Asking where the women are, on buzzing counting day in Madhya Pradesh
On December 11, the country’s eyes were on Madhya Pradesh as 51 polling centres crunched the numbers of votes cast earlier this year for the state assembly elections. Incumbent party BJP and the Congress were in a head-to-head battle until the last minute; the seat-count in favour of each party see-sawed wildly through the day. It was a nail-biting, hair-raising kind of roller-coaster experience that many locals experienced in the real time, outside vote counting centres until the final victory lap was firmly placed with the Congress. Crowds gathered, of both young and old, from near and far, favouring different political parties—but it was a sea of men.
Where were the women?
“They must be busy with housework,” said Urmila, busy at work herself, barely audible over the din of the sewing machine she was operating.
“I’m busy with my work, when do we ever get a holiday?” said Sadhna Pande, a Satna resident, jokingly. “I had gone there for some time, but I have work at home to take care of now,” said Satbhavana Soni, another Satna local.Anita from Panna was on her way to the grocery store when she said, “I know counting is happening, but I’ve come from home, to run some errands.” When asked if she didn’t want to listen to the vote count, she didn’t answer the question, simply saying, “I don’t have the time.”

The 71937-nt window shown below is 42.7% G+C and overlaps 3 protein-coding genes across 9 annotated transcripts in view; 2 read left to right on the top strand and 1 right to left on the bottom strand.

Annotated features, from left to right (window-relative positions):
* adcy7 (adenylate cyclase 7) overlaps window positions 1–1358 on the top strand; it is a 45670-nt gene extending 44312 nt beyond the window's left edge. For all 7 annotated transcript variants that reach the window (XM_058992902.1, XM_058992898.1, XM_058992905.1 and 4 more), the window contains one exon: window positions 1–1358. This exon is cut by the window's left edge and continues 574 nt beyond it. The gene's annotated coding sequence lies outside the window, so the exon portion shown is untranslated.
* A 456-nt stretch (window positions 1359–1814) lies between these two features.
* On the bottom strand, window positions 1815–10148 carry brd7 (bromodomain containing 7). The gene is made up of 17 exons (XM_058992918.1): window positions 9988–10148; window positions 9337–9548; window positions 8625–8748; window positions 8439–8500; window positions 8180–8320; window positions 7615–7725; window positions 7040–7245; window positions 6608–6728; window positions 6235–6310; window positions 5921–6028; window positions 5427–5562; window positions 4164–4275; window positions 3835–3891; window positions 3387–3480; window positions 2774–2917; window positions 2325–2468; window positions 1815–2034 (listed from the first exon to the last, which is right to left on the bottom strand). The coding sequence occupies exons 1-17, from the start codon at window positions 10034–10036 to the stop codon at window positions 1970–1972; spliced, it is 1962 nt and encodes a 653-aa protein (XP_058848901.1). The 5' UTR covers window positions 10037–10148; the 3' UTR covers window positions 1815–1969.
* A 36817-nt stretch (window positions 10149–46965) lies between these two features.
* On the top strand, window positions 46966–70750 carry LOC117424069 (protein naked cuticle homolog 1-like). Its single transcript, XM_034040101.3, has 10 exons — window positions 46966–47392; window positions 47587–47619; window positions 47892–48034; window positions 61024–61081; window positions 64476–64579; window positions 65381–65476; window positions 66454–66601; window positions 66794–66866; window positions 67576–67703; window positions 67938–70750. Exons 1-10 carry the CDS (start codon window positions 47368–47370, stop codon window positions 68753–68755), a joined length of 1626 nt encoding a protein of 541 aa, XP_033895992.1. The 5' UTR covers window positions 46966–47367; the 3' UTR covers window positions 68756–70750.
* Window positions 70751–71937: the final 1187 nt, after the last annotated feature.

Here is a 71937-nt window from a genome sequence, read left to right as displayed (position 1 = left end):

The statement might as well be preceded by ‘I wanted to but’— a fact apparently true for a lot of the women in the state. “I wanted to but couldn’t go to listen to the vote count”, said Chhatarpur resident Siyarani, “Because I got caught up in work”. Sandhya from Panna expressed an anxiety navigating the male-dominated crowds, “Maybe if some women had gone together in a group I would have gone. I couldn’t have gone alone, with these hordes of men.”
And hordes there were. Roads, public bus stops, marketplaces around the speakers near the counting booths were filled with men. There were groups of loud discussions, laughter, rallying cries, and there were men just sitting around—but there were really only men.
While speaking to our reporter in Satna, they expressed their concerns, predictions and aspirations for competing parties as their fates were being decided in that moment. Baijnath Patel said, “We need Congress because we need change. Just like you can only cook one side of a roti for sometime before it burns, the government needs to be flipped as well.” A BJP supporter immediately dismissed that, “We don’t need change. All the good that has ever happened in this state was because of the BJP.” Many argued the merits of individual candidates. Others brought up issues that they cared about—Ram SurukNayak was concerned about unemployment; a college student worried about the status of sports players in their district; a man illustrated the dire state of healthcare in his district with no doctors available in public hospitals.
But markedly absent from all of this discussion was the voice of women—there was no way to gauge the issues they were interested in, nor were any issues that specifically concerned women brought in the fold.
Women used their voice when the state went to the polls earlier this year though – on November 28, 2018. The female voter turnout increased in the state from 70.11% in the 2013 elections to 74.03% in 2018. Some districts saw a female voter turnout as high as 83.72%. These elections even managed to bridge some of the worrying gap between male and female voters turnout—it came down from 3.84% in 2013 to 1.95% this year.